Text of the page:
Robots About To Take Away 18 Million German Jobs, 59 Percent Of Germany's Work Force?

I have seen many grim predictions regarding robots taking away human jobs, but one of the most dire predictions comes from a study commissioned by ING-Diba.

The study claims that 59 percent of Germany's work force could be replaced by machines and software in the coming decades.

The Local asks Robots About to Take Away 18 Million Jobs? 

 The results of the [ING-Diba] study paint an almost doomsday-esque scenario for Germany.

Almost two thirds of its workforce will be unemployed. Of the 30.9 million people currently in full or part-time employment in Germany, 18 million will be made redundant by improved technology, the report claims.

Although the study looked into the effect that advancing technology will have on the work place in several European countries including Finland and the Netherlands, it was Germany that came out the worst.

This, argues the report, is the price Germany will pay for its strong industrial sector. Factory workers and the administrative army behind global giants such as Volkswagen and BMW will soon become superfluous as advanced algorithms and sophisticated machinery are developed which can do their jobs faster and more efficiently.

 Administrative workers such as secretaries are set to have their positions almost entirely taken over by computer algorithms. Eighty-six percent of them could lose their jobs to advancing technology, the study suggests.

The news is almost as bad for mechanics, machine drivers and mechanical technicians, over two thirds of whom are set to have their jobs taken are from them.

For the educated classes the story is quite different.

Doctors are particularly irreplaceable. In the academic classes, of the almost 4 million currently in employment, less than half a million need fear a certified robot taking over their practice.

The story is similar for business leaders. Of the 1.4 million people who occupy this elite sector, only 160,000 would be threatened with redundancy.

“The takeover has already begun,” Carsten Brzeski, head of economics at ING-Diba, who co-authored the report, told Die Welt.

“There are already some industrial sectors which have been completely taken over by robots.”

In Asia for example, progress on robot technologies is particularly advanced.

Toshiba have already developed human-looking secretarial robots which went to work in April in Tokyo, welcoming customers at an information desk at the Nihonbashi Mitsukoshi main store.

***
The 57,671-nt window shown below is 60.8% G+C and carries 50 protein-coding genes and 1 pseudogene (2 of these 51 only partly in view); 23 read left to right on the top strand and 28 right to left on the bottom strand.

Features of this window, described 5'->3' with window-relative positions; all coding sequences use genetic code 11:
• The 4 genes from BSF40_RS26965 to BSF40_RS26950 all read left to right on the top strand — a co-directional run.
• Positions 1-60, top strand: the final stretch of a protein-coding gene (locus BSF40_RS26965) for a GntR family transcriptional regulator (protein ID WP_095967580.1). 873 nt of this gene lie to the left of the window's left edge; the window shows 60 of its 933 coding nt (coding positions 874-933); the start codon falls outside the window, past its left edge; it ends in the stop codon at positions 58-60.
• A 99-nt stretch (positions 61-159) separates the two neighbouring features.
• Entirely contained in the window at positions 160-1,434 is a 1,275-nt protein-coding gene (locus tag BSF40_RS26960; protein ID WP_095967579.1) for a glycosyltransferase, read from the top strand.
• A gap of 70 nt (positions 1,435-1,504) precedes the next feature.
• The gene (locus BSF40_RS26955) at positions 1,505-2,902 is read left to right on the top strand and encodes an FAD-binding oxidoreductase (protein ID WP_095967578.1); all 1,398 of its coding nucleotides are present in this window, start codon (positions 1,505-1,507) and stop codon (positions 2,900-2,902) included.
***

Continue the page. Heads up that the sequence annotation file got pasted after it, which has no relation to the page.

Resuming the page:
Machine becomes master

It is not all bad news, though. The take over of machines will create new jobs, the report authors claim, as humans will be needed to maintain the machines and to make sure that they work in an optimal environment.

“Technological progression will create room for the development of new tasks and activities for humans,” Inga Burk, co-author of the report, told Die Welt.
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Toy Pupanbai 5 years ago Member's comment

Nothing new, it's an old problem causing much misery for many and great wealth for the few.

For example, Jethro Tull, started to drive the mass of farm workers off the land and, of course, the hand loom weavers? The Carnegie's went to America. Where do such people go today?

Norman Winn 5 years ago Member's comment

If you had shown a navvy a JCB he'd have said that every hole to be dug would be dug in a year.

FakeOne Dust 5 years ago Member's comment

Now you all know why they are always brainwashing you to take vaccines. They need to depopulate the planet. Because when the robots take over, millions will be unemployed. And then riots will break out. But if the numbers of humans are low. Then everyone is easier to control.

Brian Dickey 5 years ago Member's comment

So, take the 18 million people, pay them to ride a stationary bicycle for 8 hours a day and power the entire country Matrix style! Take care of the environment AND the obesity rates all at once homies!

Adolf Shikongo 5 years ago Member's comment

Hasn't it been mankind's quest eversince industrialisation to reduce our labour hours and increase leasure time and thus increase our quality of life? Shouldn't robotisation not help achieve that quest? Or is it being used by capitalism to maximise profits at the expense of unemployed masses?